Date: 9 December 2020
Tribunal: Queensland Civil and Administrative Tribunal 
Tribunal Member: Member Hughes
Human Rights Act 2019 (Qld) Sections: ss 15, 19 
Rights Considered: Right to recognition and equality before the law; Freedom of movement 
Other Legislation: Anti-Discrimination Act 1991 (Qld), ss 11, 46, 101, 130, 133, 139, 158, 175, 178, 205, 210, Schedule 1; Queensland Civil and Administrative Tribunal Act 2009 (Qld), s 28 
Keywords: Discrimination

A self-represented applicant claimed that the State, vicariously through a Queensland state school, indirectly discriminated against and victimised her. As the events pre-dated the commencement of the Human Rights Act 2019 (Qld), the Tribunal stated that the Act did not apply. Regardless, the Tribunal held that the applicant’s right to recognition and equality before the law (section 15) and freedom of movement (section 19) were not contravened. 

In this case, the applicant, Ms Wildin, claimed that the State of Queensland indirectly discriminated against and victimised her.

The applicant relied on a wheelchair for mobility. Her claim concerned conduct dating back to 2019 when a Queensland state school held a consultation process prior to allocating students’ classrooms. Although the applicant did not participate in the consultation at the time, she later expressed concern that her daughter had been  allocated a classroom on the second storey which did not provide her (the applicant) with wheelchair access. After hearing her concerns, the school ‘moved the entire classroom to an equivalent classroom on the ground floor’, a decision other parents did not agree with. The applicant was subsequently blocked from the parents’ Facebook page: at [1]-[5].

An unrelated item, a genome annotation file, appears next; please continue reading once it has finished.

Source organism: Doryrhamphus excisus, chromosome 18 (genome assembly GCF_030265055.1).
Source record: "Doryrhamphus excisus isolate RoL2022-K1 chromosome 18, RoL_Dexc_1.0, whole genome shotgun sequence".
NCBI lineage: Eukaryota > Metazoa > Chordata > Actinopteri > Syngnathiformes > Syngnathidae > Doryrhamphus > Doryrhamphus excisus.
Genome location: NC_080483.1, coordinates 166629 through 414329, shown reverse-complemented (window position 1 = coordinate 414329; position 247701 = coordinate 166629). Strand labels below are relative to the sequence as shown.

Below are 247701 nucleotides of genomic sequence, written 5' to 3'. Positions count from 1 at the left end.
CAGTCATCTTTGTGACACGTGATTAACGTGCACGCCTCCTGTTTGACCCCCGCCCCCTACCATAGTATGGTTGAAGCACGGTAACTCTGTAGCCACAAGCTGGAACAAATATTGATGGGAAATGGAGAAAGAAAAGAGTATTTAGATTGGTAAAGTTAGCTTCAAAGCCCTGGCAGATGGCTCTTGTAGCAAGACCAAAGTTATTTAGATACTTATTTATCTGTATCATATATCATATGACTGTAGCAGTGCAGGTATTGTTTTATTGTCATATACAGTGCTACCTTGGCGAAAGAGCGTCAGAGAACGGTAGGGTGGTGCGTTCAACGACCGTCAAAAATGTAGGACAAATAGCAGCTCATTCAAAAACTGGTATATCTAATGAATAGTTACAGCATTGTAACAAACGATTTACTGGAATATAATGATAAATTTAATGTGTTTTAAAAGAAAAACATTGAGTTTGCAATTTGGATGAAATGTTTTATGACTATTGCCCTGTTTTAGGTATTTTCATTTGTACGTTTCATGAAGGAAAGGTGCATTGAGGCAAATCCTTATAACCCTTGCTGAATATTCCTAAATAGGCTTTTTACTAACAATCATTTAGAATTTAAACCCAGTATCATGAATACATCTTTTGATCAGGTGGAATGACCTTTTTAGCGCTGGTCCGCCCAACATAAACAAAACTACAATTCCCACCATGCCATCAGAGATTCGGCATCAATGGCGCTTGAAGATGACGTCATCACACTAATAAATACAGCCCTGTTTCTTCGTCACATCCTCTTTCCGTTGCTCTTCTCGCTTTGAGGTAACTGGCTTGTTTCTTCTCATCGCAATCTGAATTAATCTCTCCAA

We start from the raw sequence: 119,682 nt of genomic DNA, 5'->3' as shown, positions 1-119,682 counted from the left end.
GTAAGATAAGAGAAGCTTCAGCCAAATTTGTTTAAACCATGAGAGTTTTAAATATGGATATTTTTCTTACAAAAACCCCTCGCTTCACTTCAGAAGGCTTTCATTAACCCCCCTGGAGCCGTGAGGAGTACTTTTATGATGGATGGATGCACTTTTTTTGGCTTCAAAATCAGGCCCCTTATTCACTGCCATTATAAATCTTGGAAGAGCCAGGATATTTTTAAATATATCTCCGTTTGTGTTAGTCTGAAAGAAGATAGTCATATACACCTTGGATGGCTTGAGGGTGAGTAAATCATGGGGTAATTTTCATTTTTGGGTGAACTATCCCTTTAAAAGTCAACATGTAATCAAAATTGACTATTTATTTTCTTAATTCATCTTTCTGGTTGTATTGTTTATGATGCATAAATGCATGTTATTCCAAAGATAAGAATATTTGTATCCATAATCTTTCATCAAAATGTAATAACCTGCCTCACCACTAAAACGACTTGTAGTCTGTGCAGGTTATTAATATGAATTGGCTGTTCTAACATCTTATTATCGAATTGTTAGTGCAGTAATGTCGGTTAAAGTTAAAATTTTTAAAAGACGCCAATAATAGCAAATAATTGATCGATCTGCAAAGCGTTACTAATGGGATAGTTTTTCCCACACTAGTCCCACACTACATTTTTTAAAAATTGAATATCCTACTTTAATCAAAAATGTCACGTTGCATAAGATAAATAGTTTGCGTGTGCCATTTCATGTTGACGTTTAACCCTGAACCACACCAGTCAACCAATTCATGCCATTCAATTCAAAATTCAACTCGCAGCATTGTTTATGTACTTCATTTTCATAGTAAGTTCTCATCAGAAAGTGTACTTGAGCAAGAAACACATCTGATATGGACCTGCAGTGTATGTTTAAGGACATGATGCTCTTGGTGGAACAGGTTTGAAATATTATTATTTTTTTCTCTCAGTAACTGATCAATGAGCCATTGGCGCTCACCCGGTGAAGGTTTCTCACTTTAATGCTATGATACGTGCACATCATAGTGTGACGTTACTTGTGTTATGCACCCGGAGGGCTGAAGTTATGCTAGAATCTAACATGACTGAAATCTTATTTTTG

The Tribunal was satisfied that the applicant had a mobility impairment. However, the Tribunal stated it was difficult, on the evidence, to find that the School ‘imposed a requirement either on her or anyone to access the top level of the building.’ Consequently, it was held that no ‘term’ was imposed: at [26]-[27]. 

The applicant claimed that she was victimised by the school when it made the decision to relocate the classroom and because it failed to ‘take steps to prevent the actions taken on the parents’ Facebook page.’ The Tribunal held that the applicant could not establish an agency relationship between the State and Facebook page, and therefore the State was ‘not responsible for any alleged acts of victimisation’ and ‘under no legal obligation to restrain the actions of private citizens’: at [45]. 

In relation to human rights, specifically, the Tribunal held that the Human Rights Act 2019 (Qld) post-dated these events and, as such, did not apply. Regardless, the Tribunal was ‘unable to find any indirect discrimination or victimisation’ by the State and ‘equally, no contravention of [the applicant’s] human rights,’ specifically, her right to recognition and equality before the law (section 15, Human Rights Act 2019 (Qld),) and freedom of movement (section 19, Human Rights Act 2019 (Qld)): at [49]-[50]. 

The application was dismissed. 

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